The Fair Housing Act prohibits landlords, condominium management companies, and homeowners’ associations from discrimination based on disability. No one may refuse to rent or sell housing, or make housing unavailable, or set different rules or conditions for the sale or rental or use of housing, because of disability

The Individual with Disabilities Act, also known as Public Law 94-142 was passed in 1975. It is a federal law that requires states and school districts to ensure that children will receive a Free Appropriate Public Education in the Least Restrictive Environment

The Rehabilitation Act of 1973 includes a section requiring that the disabled be given access and equal opportunity to use the resources of organizations that receive federal funds or that are under federal contracts

NOTABLE HISTORICAL FIGURES

Clerc, Laurent: Laurent Clerc was born south of Lyons, France, in 1785. He became deaf due to an accident when he was very young. He enrolled at age 12 at the National Institute for the Deaf in Paris and graduated eight years later and became a tutor for the Institute. He journeyed to America at the request of Thomas H. Gallaudet in 1817 and helped establish the first American school for the Deaf. He retired at age 73.

Bell, Alexander Graham: Alexander Graham Bell is often referred to as AGB in the Deaf community. In general, AGB has been held in low esteem, (to put it mildly), by many in the Deaf community because of his efforts to suppress the use of sign language in favor of oralism.

Gallaudet, Edward Minor: The youngest Son of Thomas Hopkins Gallaudet. Dr. Edward Miner Gallaudet was the founder and the first president of the Columbia Institution for the Deaf and the Dumb (Renamed Gallaudet College in 1893 and renamed again in 1986, Gallaudet University upon receiving university status) in 1857 in Washington, D.C. He served as a president from 1864 to 1910. (Source: Gallaudet.com)

Gallaudet, Thomas Hopkins: Born December 10, 1787 in Philadelphia, Pennsylvania. He entered Yale University at age 14. He graduated from Yale first in his class three years later, and decided to join the ministry. Reverend Gallaudet met Dr. Mason Cogswell and his Deaf daughter Alice. Dr. Cogswell persuaded Mr. Gallaudet to travel to England to study their methods of teaching Deaf students. There Gallaudet met a Deaf educator, Laurent Clerc, and convinced him to come back to America and help establish the first American school for the Deaf.

ORGANIZATIONS:

ASDC stands for American Society for Deaf Children. This organization was set up in 1967 and has chapters all over the U.S. Their purpose is to provide support, encouragement, and information to families raising children who are Deaf or hard of hearing. (For more information, see: http://www.deafchildren.org)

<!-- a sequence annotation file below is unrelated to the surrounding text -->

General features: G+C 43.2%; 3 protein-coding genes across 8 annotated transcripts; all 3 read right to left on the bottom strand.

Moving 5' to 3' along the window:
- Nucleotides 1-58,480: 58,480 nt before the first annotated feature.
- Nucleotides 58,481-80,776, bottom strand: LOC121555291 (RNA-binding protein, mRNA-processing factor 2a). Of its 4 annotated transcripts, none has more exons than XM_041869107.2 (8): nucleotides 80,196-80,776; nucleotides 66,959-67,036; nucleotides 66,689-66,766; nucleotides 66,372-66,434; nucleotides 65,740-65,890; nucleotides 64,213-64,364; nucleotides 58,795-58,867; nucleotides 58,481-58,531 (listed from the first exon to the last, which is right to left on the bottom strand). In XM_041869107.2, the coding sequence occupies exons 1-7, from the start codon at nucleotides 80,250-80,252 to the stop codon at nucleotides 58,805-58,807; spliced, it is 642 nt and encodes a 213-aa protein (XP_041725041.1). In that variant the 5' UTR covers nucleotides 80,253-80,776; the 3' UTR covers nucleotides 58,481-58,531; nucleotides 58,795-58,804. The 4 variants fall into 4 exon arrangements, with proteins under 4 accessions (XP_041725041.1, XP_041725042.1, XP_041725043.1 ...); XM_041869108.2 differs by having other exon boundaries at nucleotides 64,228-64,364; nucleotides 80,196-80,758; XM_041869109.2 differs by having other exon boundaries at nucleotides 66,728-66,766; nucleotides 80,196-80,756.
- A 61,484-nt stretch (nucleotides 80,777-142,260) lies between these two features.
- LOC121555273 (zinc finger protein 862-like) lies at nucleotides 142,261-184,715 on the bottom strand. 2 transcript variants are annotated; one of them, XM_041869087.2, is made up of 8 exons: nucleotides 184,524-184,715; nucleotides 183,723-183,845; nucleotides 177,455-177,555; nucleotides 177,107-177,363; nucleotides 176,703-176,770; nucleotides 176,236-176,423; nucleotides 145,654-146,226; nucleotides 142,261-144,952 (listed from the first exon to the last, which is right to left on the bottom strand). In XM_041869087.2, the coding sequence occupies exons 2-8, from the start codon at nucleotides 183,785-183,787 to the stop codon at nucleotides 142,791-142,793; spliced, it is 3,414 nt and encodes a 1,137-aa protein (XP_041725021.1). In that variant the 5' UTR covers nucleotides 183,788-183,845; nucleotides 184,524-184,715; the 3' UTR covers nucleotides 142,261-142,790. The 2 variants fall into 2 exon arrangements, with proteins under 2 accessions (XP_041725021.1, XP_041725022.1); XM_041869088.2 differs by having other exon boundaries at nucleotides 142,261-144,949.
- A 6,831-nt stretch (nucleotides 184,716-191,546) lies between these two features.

ASLTA stands for American Sign Language Teachers Association. It is a national organization dedicated to the improvement and expansion of the teaching of ASL and Deaf Studies. (For more information, see: http://aslta.org/)

Deaflympics is an international multi-sport event sanctioned by the International Olympic committee. At this event, deaf athletes compete at the highest level.

Deaf centers are usually a non-profit community based organization that provides a variety of services for the Deaf and Hard of Hearing in the community. The type of services that they provide may vary from location to location. Most provide assistance with information and referral, document translation, counseling services, employment assistance, independent living skills, advocacy services, and communication education.

Deaf Summer Camps provide an opportunity for Deaf and hard of hearing youth to gather together for a week or weekend of interaction with each other and with older Deaf role models. Campers often develop life-long friendships while learning more about their world and community.

D-PAN: Deaf Professional Arts Network is a nonprofit organization that was originally founded to make music and music videos accessible to the Deaf and hard of hearing. D-PAN produces American Sign Language music videos, translating the lyrics of public songs into ASL.

Jr. NAD stands for Junior National Association of the Deaf. This is the youth division of the National Association of the Deaf

NAD stands for National Association of the Deaf the world's oldest Deaf advocacy organization. See www.nad.org

NCI stands for National Captioning Institute. The NCI was established in 1979 as a nonprofit corporation with the mission of ensuring that Deaf and hard of hearing people, as well as others who can benefit from the service, have access to television's entertainment and news through the technology of closed captioning.

NTD: National Theater of the Deaf is touring theater group composed of Deaf and hearing actors who entertain audiences worldwide through music, sign language, and the spoken word.